The group kick off Frantic with a scream: from there, they veer from Fleming’s growling guitar against Sankaram’s flitting accordion, down to a pulsing, insectile, distangly bhangra-tinged interlude where drummer Brian Adler gets his hardware flickering, Hudgins’ sax channeling a neon-crazed moth. Kohraa, one of the band’s catchiest and most wickedly serpentine live numbers, has a slinky guaguanco beat and an uneasy interweave of surf guitar, accordion and sax. Sankaram blends allure and nuance in this beachy reminiscence.

Bhonkers – a typical title for this band – leaps between a wistfully opaque, accordion-fueled raga theme and tinges of sunbaked border rock. Likewise, Megalodon – saluting a sea monster who’s been extinct for forty thousand years – alternates between lush majesty and surf drive, Adler and bassist Gil Smuskowitz’s pulsing, syncopated riff signaling the charge.

Gopher is classic Bombay Rickey, a sly mashup of mambo, psychedelic cumbia and Bollywood. Sankaram’s droll Betty Boop accents bring to mind another  brilliant New York singer, Rachelle Garniez, in similarly sardonic mode, Hudgins and Fleming both kicking in with bristling solos. LIkewise, with Sa-4-5, they make dramatic raga-rock out of a spine-tingling, well-known Indian carnatic vocal riff.

Meri Aakhon Mein Ek Sapna Hai brings a purloined Meters strut back full circle from Bollywood: this band can really jam out the funk when they want, Hudgins pulling out all the microtonal stops as he weaves around, Sankaram reaching back for extra power in her vocalese solo during a long, hypnotic interlude over Adler’s tabla. 

The album’s most brooding track, Cowboy & Indian is a reference to band heritage – Fleming is a native Texan while the California-born Sankaram’s background is Indian. It’s an unexpectedly elegaic southwestern gothic ballad: “Midnight comes when you least expect it, but springtime will never come again,” the two harmonize. 

They wind up the record with the towering, epic raga-rock title track, rising from Sankaram’s mystical sitar intro to a mighty, guitar-fueled sway. Like the group’s previous release, Cinefonia – rated best debut album of 2014 here – this one will end up on the list of 2018’s best albums at the end of the year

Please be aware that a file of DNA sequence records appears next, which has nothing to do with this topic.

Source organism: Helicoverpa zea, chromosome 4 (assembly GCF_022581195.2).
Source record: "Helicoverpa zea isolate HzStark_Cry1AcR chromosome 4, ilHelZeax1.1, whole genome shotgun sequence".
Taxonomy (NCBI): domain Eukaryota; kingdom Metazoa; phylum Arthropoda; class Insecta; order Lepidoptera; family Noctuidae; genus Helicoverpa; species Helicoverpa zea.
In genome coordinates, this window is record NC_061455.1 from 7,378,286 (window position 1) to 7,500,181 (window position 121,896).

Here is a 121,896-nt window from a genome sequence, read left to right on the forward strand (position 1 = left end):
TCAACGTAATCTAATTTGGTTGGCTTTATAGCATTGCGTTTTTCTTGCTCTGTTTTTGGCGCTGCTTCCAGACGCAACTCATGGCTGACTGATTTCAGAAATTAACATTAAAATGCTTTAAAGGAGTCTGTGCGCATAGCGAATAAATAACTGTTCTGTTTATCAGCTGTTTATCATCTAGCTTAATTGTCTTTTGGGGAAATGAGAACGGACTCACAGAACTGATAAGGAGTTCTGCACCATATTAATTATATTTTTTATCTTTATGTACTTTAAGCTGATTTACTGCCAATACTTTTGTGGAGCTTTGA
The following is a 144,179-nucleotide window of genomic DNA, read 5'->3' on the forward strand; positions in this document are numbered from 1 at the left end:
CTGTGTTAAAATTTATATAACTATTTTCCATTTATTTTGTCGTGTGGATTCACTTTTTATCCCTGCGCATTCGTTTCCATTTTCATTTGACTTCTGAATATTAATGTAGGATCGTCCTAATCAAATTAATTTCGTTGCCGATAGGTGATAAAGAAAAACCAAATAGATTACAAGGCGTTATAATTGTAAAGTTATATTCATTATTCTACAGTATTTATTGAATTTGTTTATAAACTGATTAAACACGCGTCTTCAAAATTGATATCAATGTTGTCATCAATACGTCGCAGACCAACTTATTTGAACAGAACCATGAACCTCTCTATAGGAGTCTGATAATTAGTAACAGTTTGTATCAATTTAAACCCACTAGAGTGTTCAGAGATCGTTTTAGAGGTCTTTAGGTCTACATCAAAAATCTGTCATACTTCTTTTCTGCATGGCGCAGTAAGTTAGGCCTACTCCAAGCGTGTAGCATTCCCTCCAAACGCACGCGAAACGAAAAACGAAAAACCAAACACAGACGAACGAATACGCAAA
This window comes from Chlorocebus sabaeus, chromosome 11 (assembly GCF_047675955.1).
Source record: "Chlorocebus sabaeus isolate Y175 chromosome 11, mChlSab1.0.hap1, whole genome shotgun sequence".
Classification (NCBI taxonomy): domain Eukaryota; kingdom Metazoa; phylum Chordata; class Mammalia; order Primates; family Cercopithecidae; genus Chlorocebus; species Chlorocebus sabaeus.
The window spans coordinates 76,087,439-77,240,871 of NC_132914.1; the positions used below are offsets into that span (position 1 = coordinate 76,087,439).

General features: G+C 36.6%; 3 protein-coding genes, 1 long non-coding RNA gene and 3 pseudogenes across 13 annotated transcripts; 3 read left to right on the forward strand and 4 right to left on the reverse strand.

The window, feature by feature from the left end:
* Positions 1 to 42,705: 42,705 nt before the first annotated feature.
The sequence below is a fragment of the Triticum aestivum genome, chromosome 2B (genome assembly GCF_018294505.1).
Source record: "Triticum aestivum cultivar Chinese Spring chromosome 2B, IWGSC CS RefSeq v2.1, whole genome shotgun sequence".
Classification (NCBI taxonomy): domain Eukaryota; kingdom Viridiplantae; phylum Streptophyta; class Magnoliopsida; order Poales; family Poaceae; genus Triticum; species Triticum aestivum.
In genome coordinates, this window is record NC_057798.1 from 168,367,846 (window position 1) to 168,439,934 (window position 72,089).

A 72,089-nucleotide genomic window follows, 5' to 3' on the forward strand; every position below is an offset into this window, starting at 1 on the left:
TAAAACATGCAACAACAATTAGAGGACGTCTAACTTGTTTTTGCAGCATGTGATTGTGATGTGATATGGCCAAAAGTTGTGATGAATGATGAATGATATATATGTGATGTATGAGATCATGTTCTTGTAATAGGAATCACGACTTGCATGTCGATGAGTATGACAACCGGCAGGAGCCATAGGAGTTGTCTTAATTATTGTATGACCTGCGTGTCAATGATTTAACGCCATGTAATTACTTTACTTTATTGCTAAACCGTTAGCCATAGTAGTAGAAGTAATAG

Trumpeter Ben Holmes Brings His Lyrical Brilliance and Distant Unease to Barbes This Weekend

According to Kate Attardo – the brilliant photographer who ran the music room at Barbes in recent years – trumpeter Ben Holmes and accordionist Patrick Farrell staged their ominous, cinematic Conqueror Worm Suite there three times. This blog was in the house for two of those rapturously haunting shows (here’s what it sounded like there back in September of 2016). Fortuitously, the suite is also available on album, and streaming at youtube complete with Natalie Sousa’s original concert visuals. Over the duo’s shapeshifting, often wildly eclectic backdrop, Holmes narrates Edgar Allen Poe’s grand guignol poem about a killer worm to rival all others.

The suite opens with Farrell’s moody, low solo accordion chords eventually joined by Holmes’ mournful theme; from there, the trumpeter picks up steam with lively flair, up to a sudden coda. Then the duo return with a variation that foreshadows the klezmer influence that grows more distinct as the suite goes on – which makes sense, considering that the two have shared membership in the Yiddish Art Trio.

“Mere puppets who go…who shift the scenery to and fro,” Holmes intones over Farrell’s creepy, carnivalesque oompah – did Poe have some foreknowledge of the plague of gentifiers who would imperil this city far more than any oversize, ravenous insect?

Whatever the case, the two build a march in the same vein as the first part of a hora, in this case hapless victims dreading their fate far more than any new bride required to dance and make nice with her mother-in-law. Then Poe’s “motley drama” in a “circle that ever returneth in” becomes “horror – the soul of the plot,” a brief moment of terror giving way to a strutting, catchy klezmer dance. Holmes’ melody bounces, blithe and surreal, over Farrell’s steady, rhythmic orchestration – as usual, he has a way of making the accordion sound like a whole reed section.

The oompahs grow more disquieting, as do the duo’s increasingly atonal harmonies, rising toward terror as the march continues toward an ineluctable conclusion.The ending is something of a surprise, yet a magnificent payoff in its own counterintuitive way.